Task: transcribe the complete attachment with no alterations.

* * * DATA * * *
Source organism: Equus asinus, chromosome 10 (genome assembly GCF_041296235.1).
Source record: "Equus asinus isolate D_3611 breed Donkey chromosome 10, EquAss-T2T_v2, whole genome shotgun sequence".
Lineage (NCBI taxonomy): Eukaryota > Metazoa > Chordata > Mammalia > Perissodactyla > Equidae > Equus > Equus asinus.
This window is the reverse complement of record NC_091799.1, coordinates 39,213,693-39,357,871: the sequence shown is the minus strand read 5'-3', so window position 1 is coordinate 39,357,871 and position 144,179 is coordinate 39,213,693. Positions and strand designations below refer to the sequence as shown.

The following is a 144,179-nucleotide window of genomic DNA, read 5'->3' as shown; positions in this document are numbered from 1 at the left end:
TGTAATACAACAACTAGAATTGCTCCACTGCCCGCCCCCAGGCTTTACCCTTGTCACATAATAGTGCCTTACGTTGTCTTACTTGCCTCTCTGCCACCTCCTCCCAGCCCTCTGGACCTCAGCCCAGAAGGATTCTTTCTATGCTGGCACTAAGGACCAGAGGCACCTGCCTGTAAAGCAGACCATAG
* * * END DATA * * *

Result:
Source organism: Equus asinus, chromosome 10 (genome assembly GCF_041296235.1).
Source record: "Equus asinus isolate D_3611 breed Donkey chromosome 10, EquAss-T2T_v2, whole genome shotgun sequence".
Lineage (NCBI taxonomy): Eukaryota > Metazoa > Chordata > Mammalia > Perissodactyla > Equidae > Equus > Equus asinus.
This window is the reverse complement of record NC_091799.1, coordinates 39,213,693-39,357,871: the sequence shown is the minus strand read 5'-3', so window position 1 is coordinate 39,357,871 and position 144,179 is coordinate 39,213,693. Positions and strand designations below refer to the sequence as shown.

The following is a 144,179-nucleotide window of genomic DNA, read 5'->3' as shown; positions in this document are numbered from 1 at the left end:
TGTAATACAACAACTAGAATTGCTCCACTGCCCGCCCCCAGGCTTTACCCTTGTCACATAATAGTGCCTTACGTTGTCTTACTTGCCTCTCTGCCACCTCCTCCCAGCCCTCTGGACCTCAGCCCAGAAGGATTCTTTCTATGCTGGCACTAAGGACCAGAGGCACCTGCCTGTAAAGCAGACCATAG